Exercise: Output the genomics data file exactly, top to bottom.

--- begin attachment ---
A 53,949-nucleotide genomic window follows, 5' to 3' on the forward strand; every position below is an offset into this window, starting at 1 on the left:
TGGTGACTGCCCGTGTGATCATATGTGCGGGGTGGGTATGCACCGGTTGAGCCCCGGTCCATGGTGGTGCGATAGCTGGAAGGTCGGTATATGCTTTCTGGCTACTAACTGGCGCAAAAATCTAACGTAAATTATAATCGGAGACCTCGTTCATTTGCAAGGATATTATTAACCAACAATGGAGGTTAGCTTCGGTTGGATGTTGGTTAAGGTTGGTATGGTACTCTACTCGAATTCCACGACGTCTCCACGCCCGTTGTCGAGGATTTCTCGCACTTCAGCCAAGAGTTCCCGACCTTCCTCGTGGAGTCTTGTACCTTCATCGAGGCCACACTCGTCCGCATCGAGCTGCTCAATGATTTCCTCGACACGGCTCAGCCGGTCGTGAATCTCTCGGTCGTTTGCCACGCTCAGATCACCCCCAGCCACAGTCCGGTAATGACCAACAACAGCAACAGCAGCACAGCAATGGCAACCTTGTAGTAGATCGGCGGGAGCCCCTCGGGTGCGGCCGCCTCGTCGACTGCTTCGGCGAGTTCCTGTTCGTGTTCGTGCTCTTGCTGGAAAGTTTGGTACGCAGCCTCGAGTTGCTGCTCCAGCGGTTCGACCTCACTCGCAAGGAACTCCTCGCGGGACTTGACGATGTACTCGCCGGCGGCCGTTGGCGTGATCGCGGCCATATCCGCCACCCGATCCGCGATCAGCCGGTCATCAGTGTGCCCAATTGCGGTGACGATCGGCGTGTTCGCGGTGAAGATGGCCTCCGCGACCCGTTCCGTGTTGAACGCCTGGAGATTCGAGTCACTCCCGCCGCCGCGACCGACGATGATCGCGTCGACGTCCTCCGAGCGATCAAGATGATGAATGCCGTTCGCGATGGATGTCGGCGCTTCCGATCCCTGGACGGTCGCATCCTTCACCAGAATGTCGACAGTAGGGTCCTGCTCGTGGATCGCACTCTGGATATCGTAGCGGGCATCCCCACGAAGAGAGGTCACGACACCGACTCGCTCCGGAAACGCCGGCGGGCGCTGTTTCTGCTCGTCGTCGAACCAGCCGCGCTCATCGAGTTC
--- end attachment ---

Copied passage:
A 53,949-nucleotide genomic window follows, 5' to 3' on the forward strand; every position below is an offset into this window, starting at 1 on the left:
TGGTGACTGCCCGTGTGATCATATGTGCGGGGTGGGTATGCACCGGTTGAGCCCCGGTCCATGGTGGTGCGATAGCTGGAAGGTCGGTATATGCTTTCTGGCTACTAACTGGCGCAAAAATCTAACGTAAATTATAATCGGAGACCTCGTTCATTTGCAAGGATATTATTAACCAACAATGGAGGTTAGCTTCGGTTGGATGTTGGTTAAGGTTGGTATGGTACTCTACTCGAATTCCACGACGTCTCCACGCCCGTTGTCGAGGATTTCTCGCACTTCAGCCAAGAGTTCCCGACCTTCCTCGTGGAGTCTTGTACCTTCATCGAGGCCACACTCGTCCGCATCGAGCTGCTCAATGATTTCCTCGACACGGCTCAGCCGGTCGTGAATCTCTCGGTCGTTTGCCACGCTCAGATCACCCCCAGCCACAGTCCGGTAATGACCAACAACAGCAACAGCAGCACAGCAATGGCAACCTTGTAGTAGATCGGCGGGAGCCCCTCGGGTGCGGCCGCCTCGTCGACTGCTTCGGCGAGTTCCTGTTCGTGTTCGTGCTCTTGCTGGAAAGTTTGGTACGCAGCCTCGAGTTGCTGCTCCAGCGGTTCGACCTCACTCGCAAGGAACTCCTCGCGGGACTTGACGATGTACTCGCCGGCGGCCGTTGGCGTGATCGCGGCCATATCCGCCACCCGATCCGCGATCAGCCGGTCATCAGTGTGCCCAATTGCGGTGACGATCGGCGTGTTCGCGGTGAAGATGGCCTCCGCGACCCGTTCCGTGTTGAACGCCTGGAGATTCGAGTCACTCCCGCCGCCGCGACCGACGATGATCGCGTCGACGTCCTCCGAGCGATCAAGATGATGAATGCCGTTCGCGATGGATGTCGGCGCTTCCGATCCCTGGACGGTCGCATCCTTCACCAGAATGTCGACAGTAGGGTCCTGCTCGTGGATCGCACTCTGGATATCGTAGCGGGCATCCCCACGAAGAGAGGTCACGACACCGACTCGCTCCGGAAACGCCGGCGGGCGCTGTTTCTGCTCGTCGTCGAACCAGCCGCGCTCATCGAGTTC